What seems to be happening in Iowa is that the state has a relatively large fraction of old white people without college degrees. That's Trump's core demographic. There are similar issues for Democrats with Ohio and ME-02, which have only turned blue on prognosticators' maps as Hillary has opened up a national lead. But in Iowa there is a reasonably popular Republican governor (Branstad) who openly supports Trump. That's not true of Ohio (Kasich is reasonably popular but is one of the few openly anti-Trump Republicans) or Maine (LePage openly supports Trump but is not very popular).
Since I'm calibrating to polls, but then using a deterministic model, one could guess that the error bar is about 5 points. However, using the behavior of this kind of analysis from the primaries, my range of accuracy was closer to one point, so a 2 SD error bar might be comfortable about plus or minus 2 points.
I wonder if Branstad will react to the latest Trump news in some wa or another.
Note: Today's polls, from a handful of states, are in close agreement with the predicted values from the model, so nothing changes yet.
I shared this with a few of my classes for reading and discussion: I thought you might be interested in it as well (and if you've already seen it, my apologies for clogging up the site.)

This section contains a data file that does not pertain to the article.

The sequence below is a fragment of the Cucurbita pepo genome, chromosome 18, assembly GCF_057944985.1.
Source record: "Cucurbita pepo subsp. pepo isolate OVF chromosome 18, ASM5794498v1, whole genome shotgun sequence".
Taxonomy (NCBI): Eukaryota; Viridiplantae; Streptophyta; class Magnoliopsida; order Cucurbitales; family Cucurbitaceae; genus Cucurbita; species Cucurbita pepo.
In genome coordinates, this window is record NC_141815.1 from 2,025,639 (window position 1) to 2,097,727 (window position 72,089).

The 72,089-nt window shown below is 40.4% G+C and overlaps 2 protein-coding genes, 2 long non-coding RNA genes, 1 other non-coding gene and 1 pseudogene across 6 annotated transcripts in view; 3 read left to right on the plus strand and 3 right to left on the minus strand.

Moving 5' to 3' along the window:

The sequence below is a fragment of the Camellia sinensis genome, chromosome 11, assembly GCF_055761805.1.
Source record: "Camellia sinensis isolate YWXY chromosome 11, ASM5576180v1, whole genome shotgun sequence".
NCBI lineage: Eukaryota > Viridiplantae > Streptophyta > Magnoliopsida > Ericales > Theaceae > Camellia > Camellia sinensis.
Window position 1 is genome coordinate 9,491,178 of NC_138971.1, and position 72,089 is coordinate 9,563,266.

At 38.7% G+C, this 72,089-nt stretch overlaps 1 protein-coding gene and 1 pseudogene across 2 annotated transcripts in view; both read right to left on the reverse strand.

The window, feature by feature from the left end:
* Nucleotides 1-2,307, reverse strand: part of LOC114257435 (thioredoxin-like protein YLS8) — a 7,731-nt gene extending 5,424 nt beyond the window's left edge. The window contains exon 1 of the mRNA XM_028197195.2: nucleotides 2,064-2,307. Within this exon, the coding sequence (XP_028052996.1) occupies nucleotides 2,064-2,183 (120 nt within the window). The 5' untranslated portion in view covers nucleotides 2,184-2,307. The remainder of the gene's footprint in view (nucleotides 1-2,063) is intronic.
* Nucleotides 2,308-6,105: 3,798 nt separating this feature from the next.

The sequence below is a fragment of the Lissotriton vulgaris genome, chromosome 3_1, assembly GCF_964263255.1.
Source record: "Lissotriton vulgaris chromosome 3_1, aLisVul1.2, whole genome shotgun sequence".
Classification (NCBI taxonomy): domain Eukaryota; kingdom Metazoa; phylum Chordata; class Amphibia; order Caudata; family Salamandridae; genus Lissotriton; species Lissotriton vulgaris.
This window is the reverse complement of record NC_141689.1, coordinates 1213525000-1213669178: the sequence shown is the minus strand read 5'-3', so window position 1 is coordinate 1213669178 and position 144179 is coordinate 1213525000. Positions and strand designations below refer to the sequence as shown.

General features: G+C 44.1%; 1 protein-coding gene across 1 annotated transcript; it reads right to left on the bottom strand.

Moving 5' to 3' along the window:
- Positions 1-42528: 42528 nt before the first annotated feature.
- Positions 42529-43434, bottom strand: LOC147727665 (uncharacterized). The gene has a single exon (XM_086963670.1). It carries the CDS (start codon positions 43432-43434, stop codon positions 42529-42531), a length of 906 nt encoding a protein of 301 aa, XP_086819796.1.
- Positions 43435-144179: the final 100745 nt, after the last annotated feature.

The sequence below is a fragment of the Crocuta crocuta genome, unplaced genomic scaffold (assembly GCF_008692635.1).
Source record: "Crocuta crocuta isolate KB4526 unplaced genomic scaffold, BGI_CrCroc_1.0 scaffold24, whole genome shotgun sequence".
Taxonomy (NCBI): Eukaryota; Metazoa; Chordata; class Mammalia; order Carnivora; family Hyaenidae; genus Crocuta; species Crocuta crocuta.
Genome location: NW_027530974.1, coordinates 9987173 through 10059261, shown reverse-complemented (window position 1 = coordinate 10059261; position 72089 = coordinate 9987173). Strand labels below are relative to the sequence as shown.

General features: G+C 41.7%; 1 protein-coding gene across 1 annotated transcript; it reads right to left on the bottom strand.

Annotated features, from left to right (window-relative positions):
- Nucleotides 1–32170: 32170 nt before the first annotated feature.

Dean, if that (statistical improprieties) becomes "How one 19-year-old Illinois man is distorting national election results" (legal improprieties), I'm going to start worrying...
(You're not clogging up the site, but I think we can posit a few notorious others who have been doing so.)
I would be very interested to hear how the people running that poll feel about this thing: they try to do everything right, and make all of their work transparent, and despite all of their good intentions...
Sure, I got there-here PID loop... Let's compensate for a weak signal by just turning P "up to 11"...
What could possibly go wrong?
You've got the coal states (except Illinois) going red, which makes sense to me. Perhaps Illinois doesn't mine that much coal any more.
It is truly amazing how wrong this map is ?. I will make a personal wager with anyone that Trump will take Ohio , Georgia , Nevada and many more the crazy liberal who made this map gave to Hillary.